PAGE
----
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just a quick question ,one whats probably been asked before but do you have to have a full motorbike license to ride world war 2 motor cycles many thanks Shane :confused:

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Without a doubt, without a licence your insurance would be invalid too. :-|

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As far as im aware the only WW2 military motorcycles you can ride without a full MC licence are

 

the royal enfield flying flee http://royalenfieldflyingflea.weebly.com/

 

or

 

the DKW 125 http://www.allaboutbikes.com/feature-articles/motorcycle-stories/6945-the-dkw-rt-125-the-most-copied-motorcycle-of-all-time.

 

there may be some other WW2 vintage 125 cc models....

 

you will still proberbly need to complete the compulsory basic training and other 'modern' test requirements to be allowed to ride on the road. Even if you know what your doing on a bike, the training is a must to ensure your own safety and wont be a waist of time.

 

Whatever, riding a small low powered vintage bike that will struggle to maintain 30-40mph on a flat road is not enjoyable and very dangerous due to *ankers continulay overtaking and forcing you into the kerb.

(This is why i gave up riding small capacily vintage machines some years ago)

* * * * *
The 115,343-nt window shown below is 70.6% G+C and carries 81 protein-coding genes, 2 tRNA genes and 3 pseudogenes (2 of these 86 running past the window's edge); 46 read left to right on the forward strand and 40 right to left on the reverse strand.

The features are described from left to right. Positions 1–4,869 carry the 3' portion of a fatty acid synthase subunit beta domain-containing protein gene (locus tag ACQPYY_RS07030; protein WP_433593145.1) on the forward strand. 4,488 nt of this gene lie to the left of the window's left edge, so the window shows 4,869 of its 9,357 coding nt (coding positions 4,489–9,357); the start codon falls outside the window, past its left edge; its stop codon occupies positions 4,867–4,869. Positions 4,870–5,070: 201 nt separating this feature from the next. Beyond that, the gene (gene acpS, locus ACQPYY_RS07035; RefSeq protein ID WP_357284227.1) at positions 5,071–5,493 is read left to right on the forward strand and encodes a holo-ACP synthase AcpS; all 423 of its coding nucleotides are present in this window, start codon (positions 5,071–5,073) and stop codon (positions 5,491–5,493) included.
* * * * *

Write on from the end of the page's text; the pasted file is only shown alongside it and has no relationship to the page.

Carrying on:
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Ironically enough, you do need a full licence, although few who have passed their tests within the the last thirty years would even know how to set the controls for starting and once you've passed your test, you'll have to un-learn all that gear change on the left nonsense.

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As far as im aware the only WW2 military motorcycles you can ride without a full MC licence are

 

the royal enfield flying flee http://royalenfieldflyingflea.weebly.com/

 

or

 

the DKW 125 http://www.allaboutbikes.com/feature-articles/motorcycle-stories/6945-the-dkw-rt-125-the-most-copied-motorcycle-of-all-time.

 

there may be some other WW2 vintage 125 cc models....

 

you will still proberbly need to complete the compulsory basic training and other 'modern' test requirements to be allowed to ride on the road. Even if you know what your doing on a bike, the training is a must to ensure your own safety and wont be a waist of time.

 

Whatever, riding a small low powered vintage bike that will struggle to maintain 30-40mph on a flat road is not enjoyable and very dangerous due to *ankers continulay overtaking and forcing you into the kerb.

(This is why i gave up riding small capacily vintage machines some years ago)

 

A very valid point about small capacity old bikes in modern traffic. Even larger capacity ones are slow enough to induce complete knobheadedness in most car drivers. As an experienced rider I pick my routes and times when out on the Beeza, as you tempt fate when out among Sunday's worst. Some times it is better, sorry safer, to trailer it to events. It is a bummer about the amount of training and the costs involved these days in order to get qualified and I know this puts a lot of potential riders off these days. Shame.

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